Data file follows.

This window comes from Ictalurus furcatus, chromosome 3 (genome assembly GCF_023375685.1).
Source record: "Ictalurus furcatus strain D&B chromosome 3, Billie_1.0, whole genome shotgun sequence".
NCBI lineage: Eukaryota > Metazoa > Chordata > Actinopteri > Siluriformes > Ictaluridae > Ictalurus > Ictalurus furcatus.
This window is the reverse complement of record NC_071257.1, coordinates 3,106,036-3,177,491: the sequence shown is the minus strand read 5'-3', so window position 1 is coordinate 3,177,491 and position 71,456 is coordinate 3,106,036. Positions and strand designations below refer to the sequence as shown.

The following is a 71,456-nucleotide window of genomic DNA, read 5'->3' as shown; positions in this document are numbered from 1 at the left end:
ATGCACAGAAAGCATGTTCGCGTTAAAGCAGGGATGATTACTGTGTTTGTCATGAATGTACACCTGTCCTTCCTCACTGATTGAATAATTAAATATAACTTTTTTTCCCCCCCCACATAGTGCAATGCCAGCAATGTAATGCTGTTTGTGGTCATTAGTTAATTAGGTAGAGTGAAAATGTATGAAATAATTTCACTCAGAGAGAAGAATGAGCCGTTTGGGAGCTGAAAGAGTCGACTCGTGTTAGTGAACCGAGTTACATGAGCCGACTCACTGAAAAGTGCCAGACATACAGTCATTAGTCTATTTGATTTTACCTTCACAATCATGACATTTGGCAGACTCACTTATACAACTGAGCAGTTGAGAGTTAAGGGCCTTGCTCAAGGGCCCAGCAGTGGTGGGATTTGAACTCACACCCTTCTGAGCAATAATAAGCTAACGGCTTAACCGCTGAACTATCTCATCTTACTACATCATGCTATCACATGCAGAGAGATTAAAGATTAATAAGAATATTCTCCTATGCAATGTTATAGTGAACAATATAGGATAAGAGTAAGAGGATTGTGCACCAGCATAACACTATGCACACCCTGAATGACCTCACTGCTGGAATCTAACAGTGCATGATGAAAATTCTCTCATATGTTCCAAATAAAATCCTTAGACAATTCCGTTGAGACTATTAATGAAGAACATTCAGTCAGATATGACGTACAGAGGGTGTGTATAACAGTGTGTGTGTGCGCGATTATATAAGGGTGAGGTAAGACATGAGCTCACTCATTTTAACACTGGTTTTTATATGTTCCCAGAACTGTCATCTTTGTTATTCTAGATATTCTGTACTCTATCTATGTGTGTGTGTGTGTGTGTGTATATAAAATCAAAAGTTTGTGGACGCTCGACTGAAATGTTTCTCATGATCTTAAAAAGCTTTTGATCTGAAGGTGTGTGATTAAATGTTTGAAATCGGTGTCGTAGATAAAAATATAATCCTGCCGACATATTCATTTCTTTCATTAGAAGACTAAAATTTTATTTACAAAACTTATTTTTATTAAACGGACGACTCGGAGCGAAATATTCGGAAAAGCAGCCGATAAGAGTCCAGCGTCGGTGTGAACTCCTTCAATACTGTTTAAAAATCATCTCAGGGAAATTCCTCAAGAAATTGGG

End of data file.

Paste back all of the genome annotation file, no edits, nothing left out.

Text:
This window comes from Ictalurus furcatus, chromosome 3 (genome assembly GCF_023375685.1).
Source record: "Ictalurus furcatus strain D&B chromosome 3, Billie_1.0, whole genome shotgun sequence".
NCBI lineage: Eukaryota > Metazoa > Chordata > Actinopteri > Siluriformes > Ictaluridae > Ictalurus > Ictalurus furcatus.
This window is the reverse complement of record NC_071257.1, coordinates 3,106,036-3,177,491: the sequence shown is the minus strand read 5'-3', so window position 1 is coordinate 3,177,491 and position 71,456 is coordinate 3,106,036. Positions and strand designations below refer to the sequence as shown.

The following is a 71,456-nucleotide window of genomic DNA, read 5'->3' as shown; positions in this document are numbered from 1 at the left end:
ATGCACAGAAAGCATGTTCGCGTTAAAGCAGGGATGATTACTGTGTTTGTCATGAATGTACACCTGTCCTTCCTCACTGATTGAATAATTAAATATAACTTTTTTTCCCCCCCCACATAGTGCAATGCCAGCAATGTAATGCTGTTTGTGGTCATTAGTTAATTAGGTAGAGTGAAAATGTATGAAATAATTTCACTCAGAGAGAAGAATGAGCCGTTTGGGAGCTGAAAGAGTCGACTCGTGTTAGTGAACCGAGTTACATGAGCCGACTCACTGAAAAGTGCCAGACATACAGTCATTAGTCTATTTGATTTTACCTTCACAATCATGACATTTGGCAGACTCACTTATACAACTGAGCAGTTGAGAGTTAAGGGCCTTGCTCAAGGGCCCAGCAGTGGTGGGATTTGAACTCACACCCTTCTGAGCAATAATAAGCTAACGGCTTAACCGCTGAACTATCTCATCTTACTACATCATGCTATCACATGCAGAGAGATTAAAGATTAATAAGAATATTCTCCTATGCAATGTTATAGTGAACAATATAGGATAAGAGTAAGAGGATTGTGCACCAGCATAACACTATGCACACCCTGAATGACCTCACTGCTGGAATCTAACAGTGCATGATGAAAATTCTCTCATATGTTCCAAATAAAATCCTTAGACAATTCCGTTGAGACTATTAATGAAGAACATTCAGTCAGATATGACGTACAGAGGGTGTGTATAACAGTGTGTGTGTGCGCGATTATATAAGGGTGAGGTAAGACATGAGCTCACTCATTTTAACACTGGTTTTTATATGTTCCCAGAACTGTCATCTTTGTTATTCTAGATATTCTGTACTCTATCTATGTGTGTGTGTGTGTGTGTGTATATAAAATCAAAAGTTTGTGGACGCTCGACTGAAATGTTTCTCATGATCTTAAAAAGCTTTTGATCTGAAGGTGTGTGATTAAATGTTTGAAATCGGTGTCGTAGATAAAAATATAATCCTGCCGACATATTCATTTCTTTCATTAGAAGACTAAAATTTTATTTACAAAACTTATTTTTATTAAACGGACGACTCGGAGCGAAATATTCGGAAAAGCAGCCGATAAGAGTCCAGCGTCGGTGTGAACTCCTTCAATACTGTTTAAAAATCATCTCAGGGAAATTCCTCAAGAAATTGGG